Thursday, 28 September 2017

PLYMOUTH ART WEEKENDER 2017 - September 22-24 - Venues across Plymouth

PLYMOUTH ART WEEKENDER 2017

ABOVE : Plymouth Art Weekender 2017 One of Peter Liversidge's Protest signs carried past one of Elmgreen and Dragset's 'A Good Neighbour' billboards


Last weekend the annual Plymouth Art Weekender unfurled in venues across the city, bringing together art lovers and artists from outside and inside the city in a celebration of creativity that focused attention on a vital sector of the regions cultural, economic and educational portfolio. The PAW has been invigorating Plymouth with an eclectic and exuberant display of innovative vitality for three years now, with specially commissioned and curated pieces from established national and International artists, rubbing shoulders with work from local artists, students and community groups. In an effort to create a lasting dialogue between the arts and people, the citywide arts show has pioneered an attitude of openness in presenting work that is truly engaging with the public.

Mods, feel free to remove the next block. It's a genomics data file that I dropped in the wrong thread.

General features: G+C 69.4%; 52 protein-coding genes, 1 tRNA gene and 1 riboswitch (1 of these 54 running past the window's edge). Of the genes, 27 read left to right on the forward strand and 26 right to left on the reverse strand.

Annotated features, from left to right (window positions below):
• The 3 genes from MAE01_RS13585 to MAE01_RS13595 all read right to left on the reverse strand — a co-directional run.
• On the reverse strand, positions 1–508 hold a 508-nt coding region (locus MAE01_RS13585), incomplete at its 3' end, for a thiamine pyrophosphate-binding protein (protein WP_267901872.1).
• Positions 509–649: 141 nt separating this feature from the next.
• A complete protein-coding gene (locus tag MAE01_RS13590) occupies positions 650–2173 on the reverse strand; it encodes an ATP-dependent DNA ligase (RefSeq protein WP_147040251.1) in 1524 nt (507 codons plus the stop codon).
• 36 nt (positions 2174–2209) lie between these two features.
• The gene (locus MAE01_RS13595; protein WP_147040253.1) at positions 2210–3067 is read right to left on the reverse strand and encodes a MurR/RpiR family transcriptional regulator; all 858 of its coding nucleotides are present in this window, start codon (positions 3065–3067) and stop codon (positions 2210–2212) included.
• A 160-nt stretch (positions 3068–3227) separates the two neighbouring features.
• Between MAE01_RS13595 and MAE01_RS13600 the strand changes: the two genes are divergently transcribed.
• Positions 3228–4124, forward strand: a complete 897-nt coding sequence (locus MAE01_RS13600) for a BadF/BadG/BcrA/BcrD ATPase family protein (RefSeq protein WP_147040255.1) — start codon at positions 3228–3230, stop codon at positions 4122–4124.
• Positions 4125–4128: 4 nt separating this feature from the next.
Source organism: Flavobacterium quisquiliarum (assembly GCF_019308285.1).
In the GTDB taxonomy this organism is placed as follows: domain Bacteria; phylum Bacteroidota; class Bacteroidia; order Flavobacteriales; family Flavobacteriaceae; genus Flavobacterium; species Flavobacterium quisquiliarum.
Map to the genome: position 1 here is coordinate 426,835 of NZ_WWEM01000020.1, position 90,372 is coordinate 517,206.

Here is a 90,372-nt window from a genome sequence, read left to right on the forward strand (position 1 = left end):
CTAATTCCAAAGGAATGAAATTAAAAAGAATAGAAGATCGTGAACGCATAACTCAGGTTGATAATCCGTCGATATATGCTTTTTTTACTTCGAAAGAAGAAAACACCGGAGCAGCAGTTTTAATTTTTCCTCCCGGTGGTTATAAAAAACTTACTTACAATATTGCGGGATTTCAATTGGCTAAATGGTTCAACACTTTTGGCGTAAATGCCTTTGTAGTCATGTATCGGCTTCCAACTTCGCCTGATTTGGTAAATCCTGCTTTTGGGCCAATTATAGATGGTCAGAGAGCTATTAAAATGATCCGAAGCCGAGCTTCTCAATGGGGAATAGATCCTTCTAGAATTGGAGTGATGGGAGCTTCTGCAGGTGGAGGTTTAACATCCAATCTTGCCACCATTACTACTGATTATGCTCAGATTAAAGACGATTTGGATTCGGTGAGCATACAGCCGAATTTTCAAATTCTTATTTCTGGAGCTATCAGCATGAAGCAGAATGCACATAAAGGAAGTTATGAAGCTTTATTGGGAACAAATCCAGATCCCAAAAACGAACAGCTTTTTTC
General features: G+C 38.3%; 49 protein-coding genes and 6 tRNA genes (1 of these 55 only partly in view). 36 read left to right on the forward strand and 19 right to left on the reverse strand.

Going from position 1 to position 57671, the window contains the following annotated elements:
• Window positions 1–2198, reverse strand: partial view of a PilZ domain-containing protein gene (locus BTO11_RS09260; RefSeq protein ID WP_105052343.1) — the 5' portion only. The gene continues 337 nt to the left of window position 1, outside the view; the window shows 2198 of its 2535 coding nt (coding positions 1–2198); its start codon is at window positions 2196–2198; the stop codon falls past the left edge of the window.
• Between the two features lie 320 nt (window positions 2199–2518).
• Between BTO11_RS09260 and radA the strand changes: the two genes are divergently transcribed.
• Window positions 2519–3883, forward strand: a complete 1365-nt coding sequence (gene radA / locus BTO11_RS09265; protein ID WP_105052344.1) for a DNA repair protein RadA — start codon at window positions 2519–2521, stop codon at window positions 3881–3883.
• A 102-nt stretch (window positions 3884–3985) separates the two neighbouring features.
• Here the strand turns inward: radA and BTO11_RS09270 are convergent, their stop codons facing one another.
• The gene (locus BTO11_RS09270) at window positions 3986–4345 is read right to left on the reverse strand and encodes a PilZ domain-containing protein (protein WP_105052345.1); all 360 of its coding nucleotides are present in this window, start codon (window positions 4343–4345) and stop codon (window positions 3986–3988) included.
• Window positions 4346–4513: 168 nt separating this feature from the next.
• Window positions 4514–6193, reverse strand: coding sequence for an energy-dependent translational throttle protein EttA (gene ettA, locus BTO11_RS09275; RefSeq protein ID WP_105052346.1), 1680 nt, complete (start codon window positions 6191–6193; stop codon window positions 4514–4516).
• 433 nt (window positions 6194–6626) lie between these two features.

From garden sheds to the cities own Council House and Civic Centre, in Devonport Park and Plymouth University, on buses and in tunnels at the Royal William Yard and the Barbican , the work could be found in every corner of Plymouth. 

ABOVE : Plymouth Art Weekender venue sign outside Plymouth School of Creative Arts (The Red House)
 


Friday

JOJO the cities own mononymous character photographer, exhibited 'U + Me = Us' a show adorning one wall on the Royal William Yards Ocean Studios. It was a lesson in affection. Laid out like a Victorian photo album the portraits of soul mates and Single mums reveals an easy intimacy with his sitters that years of practice cannot but fail to hone. The pictures are not grouped into two camps, so the effect is much like a wall in somebodies home. It invites you in, and encourages you to peer at the people featured, eager to learn more about them and what may be portrayed by the subtle choice of location, clothes or props that surround them. 


ABOVE : Plymouth Photographer JOJO's Exhibition 'U + Me = Us' at Ocean Studios